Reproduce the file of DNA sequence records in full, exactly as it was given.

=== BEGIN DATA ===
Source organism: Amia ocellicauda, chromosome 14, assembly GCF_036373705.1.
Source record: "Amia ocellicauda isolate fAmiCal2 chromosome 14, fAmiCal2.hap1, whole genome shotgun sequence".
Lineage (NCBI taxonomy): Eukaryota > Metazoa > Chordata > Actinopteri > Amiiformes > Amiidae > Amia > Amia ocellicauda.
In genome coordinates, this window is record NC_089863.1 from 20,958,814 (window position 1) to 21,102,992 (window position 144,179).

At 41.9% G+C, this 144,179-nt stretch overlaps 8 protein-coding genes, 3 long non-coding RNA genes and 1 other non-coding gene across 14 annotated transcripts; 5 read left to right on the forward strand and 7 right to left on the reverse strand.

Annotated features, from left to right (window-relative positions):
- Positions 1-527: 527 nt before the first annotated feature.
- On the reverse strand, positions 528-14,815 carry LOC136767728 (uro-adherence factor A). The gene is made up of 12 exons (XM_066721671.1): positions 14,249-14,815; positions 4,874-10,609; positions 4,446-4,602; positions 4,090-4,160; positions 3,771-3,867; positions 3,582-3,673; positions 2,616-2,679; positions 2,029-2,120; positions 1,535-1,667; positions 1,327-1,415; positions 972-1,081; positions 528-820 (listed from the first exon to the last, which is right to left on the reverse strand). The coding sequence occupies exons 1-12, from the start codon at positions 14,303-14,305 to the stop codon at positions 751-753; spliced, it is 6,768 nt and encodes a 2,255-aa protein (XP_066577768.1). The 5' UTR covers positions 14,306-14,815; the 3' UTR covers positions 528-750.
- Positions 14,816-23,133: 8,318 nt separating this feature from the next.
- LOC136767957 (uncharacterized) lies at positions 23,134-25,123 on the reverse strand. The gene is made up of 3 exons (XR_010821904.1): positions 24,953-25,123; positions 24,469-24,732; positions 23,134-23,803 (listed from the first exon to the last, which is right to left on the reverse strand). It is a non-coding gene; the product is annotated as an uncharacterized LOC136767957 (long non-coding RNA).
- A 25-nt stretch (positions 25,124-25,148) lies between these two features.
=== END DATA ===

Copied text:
Source organism: Amia ocellicauda, chromosome 14, assembly GCF_036373705.1.
Source record: "Amia ocellicauda isolate fAmiCal2 chromosome 14, fAmiCal2.hap1, whole genome shotgun sequence".
Lineage (NCBI taxonomy): Eukaryota > Metazoa > Chordata > Actinopteri > Amiiformes > Amiidae > Amia > Amia ocellicauda.
In genome coordinates, this window is record NC_089863.1 from 20,958,814 (window position 1) to 21,102,992 (window position 144,179).

At 41.9% G+C, this 144,179-nt stretch overlaps 8 protein-coding genes, 3 long non-coding RNA genes and 1 other non-coding gene across 14 annotated transcripts; 5 read left to right on the forward strand and 7 right to left on the reverse strand.

Annotated features, from left to right (window-relative positions):
- Positions 1-527: 527 nt before the first annotated feature.
- On the reverse strand, positions 528-14,815 carry LOC136767728 (uro-adherence factor A). The gene is made up of 12 exons (XM_066721671.1): positions 14,249-14,815; positions 4,874-10,609; positions 4,446-4,602; positions 4,090-4,160; positions 3,771-3,867; positions 3,582-3,673; positions 2,616-2,679; positions 2,029-2,120; positions 1,535-1,667; positions 1,327-1,415; positions 972-1,081; positions 528-820 (listed from the first exon to the last, which is right to left on the reverse strand). The coding sequence occupies exons 1-12, from the start codon at positions 14,303-14,305 to the stop codon at positions 751-753; spliced, it is 6,768 nt and encodes a 2,255-aa protein (XP_066577768.1). The 5' UTR covers positions 14,306-14,815; the 3' UTR covers positions 528-750.
- Positions 14,816-23,133: 8,318 nt separating this feature from the next.
- LOC136767957 (uncharacterized) lies at positions 23,134-25,123 on the reverse strand. The gene is made up of 3 exons (XR_010821904.1): positions 24,953-25,123; positions 24,469-24,732; positions 23,134-23,803 (listed from the first exon to the last, which is right to left on the reverse strand). It is a non-coding gene; the product is annotated as an uncharacterized LOC136767957 (long non-coding RNA).
- A 25-nt stretch (positions 25,124-25,148) lies between these two features.